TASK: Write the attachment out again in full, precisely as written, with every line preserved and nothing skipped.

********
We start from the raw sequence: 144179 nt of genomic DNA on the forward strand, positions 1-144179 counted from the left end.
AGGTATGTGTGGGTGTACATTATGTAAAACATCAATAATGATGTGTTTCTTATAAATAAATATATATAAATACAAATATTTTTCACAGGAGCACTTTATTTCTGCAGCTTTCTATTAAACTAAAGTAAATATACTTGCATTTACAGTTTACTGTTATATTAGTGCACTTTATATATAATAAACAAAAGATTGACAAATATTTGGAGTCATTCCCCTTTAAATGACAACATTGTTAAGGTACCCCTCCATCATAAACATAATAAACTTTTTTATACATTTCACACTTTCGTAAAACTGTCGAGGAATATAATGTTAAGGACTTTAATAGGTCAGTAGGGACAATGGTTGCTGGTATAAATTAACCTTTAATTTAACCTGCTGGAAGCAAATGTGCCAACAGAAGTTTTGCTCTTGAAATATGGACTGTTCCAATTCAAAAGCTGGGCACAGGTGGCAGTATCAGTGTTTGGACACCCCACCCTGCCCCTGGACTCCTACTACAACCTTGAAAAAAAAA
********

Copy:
We start from the raw sequence: 144179 nt of genomic DNA on the forward strand, positions 1-144179 counted from the left end.
AGGTATGTGTGGGTGTACATTATGTAAAACATCAATAATGATGTGTTTCTTATAAATAAATATATATAAATACAAATATTTTTCACAGGAGCACTTTATTTCTGCAGCTTTCTATTAAACTAAAGTAAATATACTTGCATTTACAGTTTACTGTTATATTAGTGCACTTTATATATAATAAACAAAAGATTGACAAATATTTGGAGTCATTCCCCTTTAAATGACAACATTGTTAAGGTACCCCTCCATCATAAACATAATAAACTTTTTTATACATTTCACACTTTCGTAAAACTGTCGAGGAATATAATGTTAAGGACTTTAATAGGTCAGTAGGGACAATGGTTGCTGGTATAAATTAACCTTTAATTTAACCTGCTGGAAGCAAATGTGCCAACAGAAGTTTTGCTCTTGAAATATGGACTGTTCCAATTCAAAAGCTGGGCACAGGTGGCAGTATCAGTGTTTGGACACCCCACCCTGCCCCTGGACTCCTACTACAACCTTGAAAAAAAAA